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Richard III remains return to city

Richard III remains return to city | In and About the News | Scoop.it

King Richard III's remains have arrived at Leicester Cathedral ahead of his reburial. His funeral cortege entered the city at the historic Bow Bridge after touring landmarks in the county.

Cannons were fired in a salute to the king at Bosworth, where he died in 1485. His coffin will be on public view at the cathedral from 09:00 GMT on Monday. He will finally be reinterred during a ceremony on Thursday. Richard's skeleton was found in 2012, in an old friary beneath a car park.

Marilyn Armstrong's insight:

For those of you who like to follow archaeology and history, here's the Richard III update.

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​Net neutrality becomes the law of the land | ZDNet

​Net neutrality becomes the law of the land | ZDNet | In and About the News | Scoop.it

The Federal Communications Commission (FCC) voted today to accept FCC chairman Tom Wheeler's proposal that the Commission "use its Title II authority to implement and enforce open Internet protections." Or, to put it in plain English, your ISP must provide equal broadband access to you or any site -- Amazon, Netflix, etc. -- without slowing down or speeding up sites for additional fees.

 

As expected, the vote to treat ISPs as common carriers passed by a party line vote of three Democrats over the two Republicans. Under this regulation, broadband Internet services will be governed by Title II of the Communications Act of 1934, as amended by the Telecommunications Act of 1996. Mobile broadband vendors, such as 4G providers AT&T, Sprint and Verizon Wireless will also be regulated as common carriers based on Title III of the Communications Act. It should also be noted that since Wheeler made his proposal, the FCC has redefined broadband as delivering at least 25-Megabits per second (Mbps).

 

The Republicans claimed that the FCC was over-reaching its authority by putting in a secret Obama plan for net neutrality. Wheeler dismissed this as nonsense in his final speech. He summed up, "This is the FCC using all the tools in our toolbox to protect innovators and consumers; to ban paid prioritization, the so called fast lane. [This] will not divide the Internet into haves and have-nots."

Marilyn Armstrong's insight:

This is something which affects all of us. It appears we finally have a victory. Let's hope this is the last we hear of it!

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Explainer: How Democrats and Republicans ‘switched sides’ on civil rights

Explainer: How Democrats and Republicans ‘switched sides’ on civil rights | In and About the News | Scoop.it
Or, how the "Party of Lincoln" became the preferred party of racists everywhere.

 

I just about lost my damn mind this morning after coming across this piece from the National Review about how Barry Goldwater totally wasn’t all that racist or anything.

 

As a history nerd, this weird thing the Republicans are doing now where they are trying to pretend that they are the true heirs of the civil rights movement is starting to drive me up the wall. Like, f’reals, Frederick Douglass and Martin Luther King would not freaking be conservative Republicans today. For that matter, neither would Susan B. Anthony. It’s absolutely absurd. It doesn’t even sort of make sense because at all times throughout all history, all civil rights issues are progressive issues regardless of party alignment.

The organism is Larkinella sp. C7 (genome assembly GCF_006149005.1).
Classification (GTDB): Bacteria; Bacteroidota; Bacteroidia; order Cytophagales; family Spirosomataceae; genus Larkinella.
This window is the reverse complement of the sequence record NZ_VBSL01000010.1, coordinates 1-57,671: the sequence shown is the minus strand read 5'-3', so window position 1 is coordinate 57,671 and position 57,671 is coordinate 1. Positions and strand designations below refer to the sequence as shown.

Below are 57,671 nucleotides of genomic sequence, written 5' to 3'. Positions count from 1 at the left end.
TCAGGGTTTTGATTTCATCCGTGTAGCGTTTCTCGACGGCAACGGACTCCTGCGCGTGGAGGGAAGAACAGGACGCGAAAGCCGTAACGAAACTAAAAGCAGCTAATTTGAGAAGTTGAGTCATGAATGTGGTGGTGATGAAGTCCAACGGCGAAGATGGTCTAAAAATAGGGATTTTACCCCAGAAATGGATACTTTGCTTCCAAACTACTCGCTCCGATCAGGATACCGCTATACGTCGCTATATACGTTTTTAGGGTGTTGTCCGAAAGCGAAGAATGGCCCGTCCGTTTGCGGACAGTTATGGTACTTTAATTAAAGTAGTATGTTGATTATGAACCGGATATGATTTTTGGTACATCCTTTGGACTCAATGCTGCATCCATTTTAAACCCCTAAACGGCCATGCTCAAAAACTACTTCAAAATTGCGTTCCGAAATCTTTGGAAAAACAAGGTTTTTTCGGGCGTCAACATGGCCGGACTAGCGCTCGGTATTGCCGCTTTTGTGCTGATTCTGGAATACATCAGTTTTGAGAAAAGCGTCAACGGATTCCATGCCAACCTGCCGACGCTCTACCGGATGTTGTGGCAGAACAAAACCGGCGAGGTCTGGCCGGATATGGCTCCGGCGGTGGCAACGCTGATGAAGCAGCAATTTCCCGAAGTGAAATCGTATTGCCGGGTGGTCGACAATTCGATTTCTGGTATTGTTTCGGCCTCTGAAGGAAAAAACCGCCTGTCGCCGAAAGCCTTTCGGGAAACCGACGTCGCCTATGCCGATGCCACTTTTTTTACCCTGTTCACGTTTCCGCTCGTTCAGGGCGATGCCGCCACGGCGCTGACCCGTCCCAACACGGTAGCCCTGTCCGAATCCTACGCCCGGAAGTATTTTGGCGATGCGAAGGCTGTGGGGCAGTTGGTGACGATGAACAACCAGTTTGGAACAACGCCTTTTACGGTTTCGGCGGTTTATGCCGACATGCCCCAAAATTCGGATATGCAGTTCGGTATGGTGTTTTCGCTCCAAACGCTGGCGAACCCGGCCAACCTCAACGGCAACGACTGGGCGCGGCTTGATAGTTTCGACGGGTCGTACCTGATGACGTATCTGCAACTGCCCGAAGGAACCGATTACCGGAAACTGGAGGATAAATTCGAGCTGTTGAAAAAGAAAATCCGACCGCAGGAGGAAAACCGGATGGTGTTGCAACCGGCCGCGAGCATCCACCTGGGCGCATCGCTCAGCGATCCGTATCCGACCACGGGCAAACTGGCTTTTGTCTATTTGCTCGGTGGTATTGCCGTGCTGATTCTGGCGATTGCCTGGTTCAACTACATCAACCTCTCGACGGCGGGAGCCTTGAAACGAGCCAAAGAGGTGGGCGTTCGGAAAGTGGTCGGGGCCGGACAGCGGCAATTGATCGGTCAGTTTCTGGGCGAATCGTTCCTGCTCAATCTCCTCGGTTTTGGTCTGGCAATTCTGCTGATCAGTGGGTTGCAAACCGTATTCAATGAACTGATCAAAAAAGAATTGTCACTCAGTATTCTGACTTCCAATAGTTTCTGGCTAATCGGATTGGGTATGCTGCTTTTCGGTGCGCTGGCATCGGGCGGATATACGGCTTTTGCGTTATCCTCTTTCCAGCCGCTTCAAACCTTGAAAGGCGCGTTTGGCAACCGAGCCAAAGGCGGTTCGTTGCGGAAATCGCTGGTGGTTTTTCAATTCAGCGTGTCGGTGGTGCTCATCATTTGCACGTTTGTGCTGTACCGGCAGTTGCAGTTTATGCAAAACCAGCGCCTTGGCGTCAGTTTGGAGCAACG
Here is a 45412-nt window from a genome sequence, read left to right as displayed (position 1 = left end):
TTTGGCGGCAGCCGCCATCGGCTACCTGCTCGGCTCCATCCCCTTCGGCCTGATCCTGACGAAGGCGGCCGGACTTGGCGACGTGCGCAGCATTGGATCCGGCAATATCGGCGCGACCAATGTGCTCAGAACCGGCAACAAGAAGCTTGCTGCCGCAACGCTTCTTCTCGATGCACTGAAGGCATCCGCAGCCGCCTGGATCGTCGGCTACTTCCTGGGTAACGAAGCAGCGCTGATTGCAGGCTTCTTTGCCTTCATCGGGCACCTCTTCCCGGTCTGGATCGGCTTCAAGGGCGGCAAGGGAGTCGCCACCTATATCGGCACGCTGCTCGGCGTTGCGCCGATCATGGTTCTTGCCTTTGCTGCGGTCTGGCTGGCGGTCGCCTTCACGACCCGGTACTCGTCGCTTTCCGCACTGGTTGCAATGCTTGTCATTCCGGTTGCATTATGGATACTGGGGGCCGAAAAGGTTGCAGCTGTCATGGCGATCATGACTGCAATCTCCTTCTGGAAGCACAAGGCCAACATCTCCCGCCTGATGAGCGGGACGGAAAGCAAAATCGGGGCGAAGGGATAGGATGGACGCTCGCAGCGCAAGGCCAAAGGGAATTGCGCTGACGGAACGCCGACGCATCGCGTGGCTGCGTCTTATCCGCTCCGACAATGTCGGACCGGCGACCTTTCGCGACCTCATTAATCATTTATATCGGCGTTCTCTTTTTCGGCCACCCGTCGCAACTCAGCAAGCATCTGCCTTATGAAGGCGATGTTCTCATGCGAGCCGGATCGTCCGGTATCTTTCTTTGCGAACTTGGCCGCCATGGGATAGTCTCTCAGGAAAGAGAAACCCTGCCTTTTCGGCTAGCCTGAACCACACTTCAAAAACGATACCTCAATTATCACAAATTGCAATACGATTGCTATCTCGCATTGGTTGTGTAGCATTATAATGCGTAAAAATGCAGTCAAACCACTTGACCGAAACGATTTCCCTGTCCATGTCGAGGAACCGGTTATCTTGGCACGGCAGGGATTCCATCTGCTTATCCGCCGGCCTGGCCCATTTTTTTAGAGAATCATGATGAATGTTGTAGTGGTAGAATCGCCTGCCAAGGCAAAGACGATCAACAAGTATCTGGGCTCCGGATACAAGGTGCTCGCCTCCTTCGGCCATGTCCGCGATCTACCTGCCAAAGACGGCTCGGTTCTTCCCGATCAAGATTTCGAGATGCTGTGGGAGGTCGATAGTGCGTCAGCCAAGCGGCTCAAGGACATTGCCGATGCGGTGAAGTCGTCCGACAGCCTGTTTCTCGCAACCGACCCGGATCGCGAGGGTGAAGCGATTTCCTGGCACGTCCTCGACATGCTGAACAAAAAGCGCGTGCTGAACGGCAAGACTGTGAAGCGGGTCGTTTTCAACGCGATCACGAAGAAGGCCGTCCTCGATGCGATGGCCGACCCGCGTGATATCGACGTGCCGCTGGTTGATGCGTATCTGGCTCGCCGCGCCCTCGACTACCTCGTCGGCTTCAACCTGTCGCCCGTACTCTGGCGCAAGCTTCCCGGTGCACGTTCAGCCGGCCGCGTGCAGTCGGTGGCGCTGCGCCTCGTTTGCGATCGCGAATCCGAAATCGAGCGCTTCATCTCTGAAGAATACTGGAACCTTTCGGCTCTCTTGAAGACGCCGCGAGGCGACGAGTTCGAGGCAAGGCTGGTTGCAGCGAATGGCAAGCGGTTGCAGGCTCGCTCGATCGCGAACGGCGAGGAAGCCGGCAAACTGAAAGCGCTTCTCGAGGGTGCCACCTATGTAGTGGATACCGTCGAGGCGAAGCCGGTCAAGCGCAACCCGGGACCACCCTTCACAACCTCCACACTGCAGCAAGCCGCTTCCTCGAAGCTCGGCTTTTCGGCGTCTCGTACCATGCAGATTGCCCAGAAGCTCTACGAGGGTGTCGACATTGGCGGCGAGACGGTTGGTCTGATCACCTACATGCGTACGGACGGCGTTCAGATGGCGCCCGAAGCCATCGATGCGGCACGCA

Marilyn Armstrong's insight:

This is flippant and funny, but it is a not half bad summary of American politics for the past hundred years. Give or take a lie or two. And it adds some much needed perspective to the lies we hear on the radio, see on television, and read on the Internet.

 

It's always a good thing to add a little truth to an ongoing debate, though considering the incivility, name-calling, mud-slinging, and general bad manners and ill intent of participants on both side, but in particular the "right" side ... one can only wonder if Truth and Facts actually have any role to play in this ongoing melodrama we call politics.

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Salk, Sabin and the Race Against Polio

Salk, Sabin and the Race Against Polio | In and About the News | Scoop.it
As polio ravaged patients worldwide, two gifted American researchers developed distinct vaccines against it. Then the question was: Which one to use?
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The 'Internet Slowdown' Is Coming: Tech Giants to Protest FCC's Net Neutrality Proposal

The 'Internet Slowdown' Is Coming: Tech Giants to Protest FCC's Net Neutrality Proposal | In and About the News | Scoop.it
Etsy, Kickstarter are holding a day of action on September 10 as the deadline approaches for public comments on the proposed 'fast lane' rules.
Marilyn Armstrong's insight:

This is a fight we cannot afford to lose. No matter how little of the technology you understand, we all use it. Cell phones, Netflix and other WiFi television connectors, our computers, Kindles ... so much of our lives depends on fast, dependable Internet connections. 

 

If we lose this fight, we will be looking back on these days as those glorious days when we were all equal on the net ... because we won't be any longer.

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Sid Caesar the Curtain Closes on a Comedy Giant